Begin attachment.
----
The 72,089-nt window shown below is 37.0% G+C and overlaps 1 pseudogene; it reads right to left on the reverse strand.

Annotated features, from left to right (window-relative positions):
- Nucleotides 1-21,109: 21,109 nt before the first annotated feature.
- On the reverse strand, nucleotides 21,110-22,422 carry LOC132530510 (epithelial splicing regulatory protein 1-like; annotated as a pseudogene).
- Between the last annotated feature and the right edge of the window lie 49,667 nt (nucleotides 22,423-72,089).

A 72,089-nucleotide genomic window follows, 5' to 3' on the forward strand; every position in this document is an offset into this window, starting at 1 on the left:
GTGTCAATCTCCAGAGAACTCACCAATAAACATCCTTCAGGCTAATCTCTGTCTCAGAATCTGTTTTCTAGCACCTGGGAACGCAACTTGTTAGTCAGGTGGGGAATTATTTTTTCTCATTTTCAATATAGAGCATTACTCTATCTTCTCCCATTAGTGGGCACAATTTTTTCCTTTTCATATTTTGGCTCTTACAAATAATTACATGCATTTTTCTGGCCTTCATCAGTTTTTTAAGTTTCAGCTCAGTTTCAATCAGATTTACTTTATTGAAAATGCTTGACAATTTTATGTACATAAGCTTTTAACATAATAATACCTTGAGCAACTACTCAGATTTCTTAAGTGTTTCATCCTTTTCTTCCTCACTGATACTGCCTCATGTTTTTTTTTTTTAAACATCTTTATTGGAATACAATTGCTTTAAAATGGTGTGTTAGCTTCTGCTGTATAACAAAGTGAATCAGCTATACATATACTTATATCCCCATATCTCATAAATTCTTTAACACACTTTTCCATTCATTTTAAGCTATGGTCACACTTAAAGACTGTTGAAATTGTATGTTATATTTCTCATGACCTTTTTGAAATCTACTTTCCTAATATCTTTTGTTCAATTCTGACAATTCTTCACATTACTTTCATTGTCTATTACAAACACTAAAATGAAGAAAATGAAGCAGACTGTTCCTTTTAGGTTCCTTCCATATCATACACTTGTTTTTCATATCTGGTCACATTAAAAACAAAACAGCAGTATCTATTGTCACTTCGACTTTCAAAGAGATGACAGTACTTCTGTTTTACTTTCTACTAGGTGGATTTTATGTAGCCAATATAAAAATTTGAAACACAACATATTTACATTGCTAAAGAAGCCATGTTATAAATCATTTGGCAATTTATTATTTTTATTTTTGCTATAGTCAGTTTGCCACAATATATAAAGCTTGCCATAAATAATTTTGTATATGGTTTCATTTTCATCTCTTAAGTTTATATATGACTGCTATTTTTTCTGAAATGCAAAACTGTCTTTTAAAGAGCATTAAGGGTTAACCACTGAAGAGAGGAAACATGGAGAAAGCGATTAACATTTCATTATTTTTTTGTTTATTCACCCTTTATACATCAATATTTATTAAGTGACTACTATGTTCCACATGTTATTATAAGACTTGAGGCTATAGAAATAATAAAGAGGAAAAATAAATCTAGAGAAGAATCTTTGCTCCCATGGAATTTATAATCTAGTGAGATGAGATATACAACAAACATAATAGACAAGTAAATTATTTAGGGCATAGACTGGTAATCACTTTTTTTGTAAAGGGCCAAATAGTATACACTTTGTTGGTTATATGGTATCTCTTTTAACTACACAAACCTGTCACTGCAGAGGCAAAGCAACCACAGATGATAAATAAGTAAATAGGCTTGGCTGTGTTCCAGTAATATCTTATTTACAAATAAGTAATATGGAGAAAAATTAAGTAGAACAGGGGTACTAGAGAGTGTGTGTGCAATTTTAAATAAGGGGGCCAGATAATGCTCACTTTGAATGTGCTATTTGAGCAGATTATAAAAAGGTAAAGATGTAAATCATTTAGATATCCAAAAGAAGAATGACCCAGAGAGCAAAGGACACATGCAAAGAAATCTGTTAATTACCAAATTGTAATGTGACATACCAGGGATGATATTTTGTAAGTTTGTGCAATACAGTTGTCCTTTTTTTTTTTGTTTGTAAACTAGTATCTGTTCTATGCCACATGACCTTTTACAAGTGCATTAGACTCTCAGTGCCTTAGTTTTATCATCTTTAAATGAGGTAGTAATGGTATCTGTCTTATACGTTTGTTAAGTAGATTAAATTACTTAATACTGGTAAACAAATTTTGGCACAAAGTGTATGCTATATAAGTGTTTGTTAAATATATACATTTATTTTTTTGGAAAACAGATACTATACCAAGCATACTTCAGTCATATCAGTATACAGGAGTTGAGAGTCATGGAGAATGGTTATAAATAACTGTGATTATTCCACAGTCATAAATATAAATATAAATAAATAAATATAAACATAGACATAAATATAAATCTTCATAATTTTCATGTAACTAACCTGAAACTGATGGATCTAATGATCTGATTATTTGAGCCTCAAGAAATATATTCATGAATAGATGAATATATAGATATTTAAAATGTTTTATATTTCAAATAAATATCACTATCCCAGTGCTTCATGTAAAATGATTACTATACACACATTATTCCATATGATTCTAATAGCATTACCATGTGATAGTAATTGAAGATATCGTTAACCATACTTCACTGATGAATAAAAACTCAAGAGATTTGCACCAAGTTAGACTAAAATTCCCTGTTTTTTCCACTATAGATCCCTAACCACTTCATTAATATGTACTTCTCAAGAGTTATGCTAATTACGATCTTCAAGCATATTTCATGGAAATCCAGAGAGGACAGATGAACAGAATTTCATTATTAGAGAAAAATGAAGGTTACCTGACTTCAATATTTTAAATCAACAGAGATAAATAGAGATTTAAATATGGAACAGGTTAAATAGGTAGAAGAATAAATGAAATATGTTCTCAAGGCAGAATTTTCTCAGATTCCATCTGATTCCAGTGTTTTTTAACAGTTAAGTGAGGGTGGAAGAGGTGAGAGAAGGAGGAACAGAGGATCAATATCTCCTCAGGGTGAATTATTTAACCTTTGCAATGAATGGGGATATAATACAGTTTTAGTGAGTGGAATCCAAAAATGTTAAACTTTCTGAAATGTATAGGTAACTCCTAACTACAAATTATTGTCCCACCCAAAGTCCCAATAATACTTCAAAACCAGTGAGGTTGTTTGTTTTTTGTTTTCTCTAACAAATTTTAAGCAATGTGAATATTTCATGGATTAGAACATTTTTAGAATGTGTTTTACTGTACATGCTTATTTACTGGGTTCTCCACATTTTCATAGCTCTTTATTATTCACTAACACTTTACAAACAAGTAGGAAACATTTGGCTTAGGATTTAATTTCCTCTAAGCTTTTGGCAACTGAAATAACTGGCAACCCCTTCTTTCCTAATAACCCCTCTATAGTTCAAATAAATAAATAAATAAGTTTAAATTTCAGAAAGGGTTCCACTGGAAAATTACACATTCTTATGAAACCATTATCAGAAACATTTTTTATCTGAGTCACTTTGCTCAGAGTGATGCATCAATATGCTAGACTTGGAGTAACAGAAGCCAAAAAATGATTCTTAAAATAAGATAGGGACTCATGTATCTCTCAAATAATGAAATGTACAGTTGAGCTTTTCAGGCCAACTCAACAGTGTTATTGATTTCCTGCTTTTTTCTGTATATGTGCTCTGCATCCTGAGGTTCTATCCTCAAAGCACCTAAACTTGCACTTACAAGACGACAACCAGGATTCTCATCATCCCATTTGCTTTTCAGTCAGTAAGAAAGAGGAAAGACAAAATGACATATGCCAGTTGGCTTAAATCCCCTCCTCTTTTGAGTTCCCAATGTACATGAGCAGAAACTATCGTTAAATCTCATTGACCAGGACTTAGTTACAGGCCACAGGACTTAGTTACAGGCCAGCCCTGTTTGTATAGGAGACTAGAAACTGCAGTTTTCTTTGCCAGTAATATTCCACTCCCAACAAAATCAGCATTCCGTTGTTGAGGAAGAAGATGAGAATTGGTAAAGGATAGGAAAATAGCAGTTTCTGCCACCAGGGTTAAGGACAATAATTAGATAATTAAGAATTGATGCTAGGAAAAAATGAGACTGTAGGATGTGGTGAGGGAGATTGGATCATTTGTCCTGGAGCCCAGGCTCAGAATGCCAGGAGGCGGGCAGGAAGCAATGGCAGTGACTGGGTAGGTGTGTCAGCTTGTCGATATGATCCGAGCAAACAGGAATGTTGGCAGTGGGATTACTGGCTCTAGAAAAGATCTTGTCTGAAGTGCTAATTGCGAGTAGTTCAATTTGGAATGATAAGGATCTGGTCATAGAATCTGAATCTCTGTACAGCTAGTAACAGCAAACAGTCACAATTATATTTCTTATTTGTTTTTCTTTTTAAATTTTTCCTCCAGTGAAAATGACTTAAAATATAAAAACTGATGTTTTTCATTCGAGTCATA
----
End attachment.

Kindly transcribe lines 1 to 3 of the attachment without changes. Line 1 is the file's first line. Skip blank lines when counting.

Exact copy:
The 72,089-nt window shown below is 37.0% G+C and overlaps 1 pseudogene; it reads right to left on the reverse strand.

Annotated features, from left to right (window-relative positions):
- Nucleotides 1-21,109: 21,109 nt before the first annotated feature.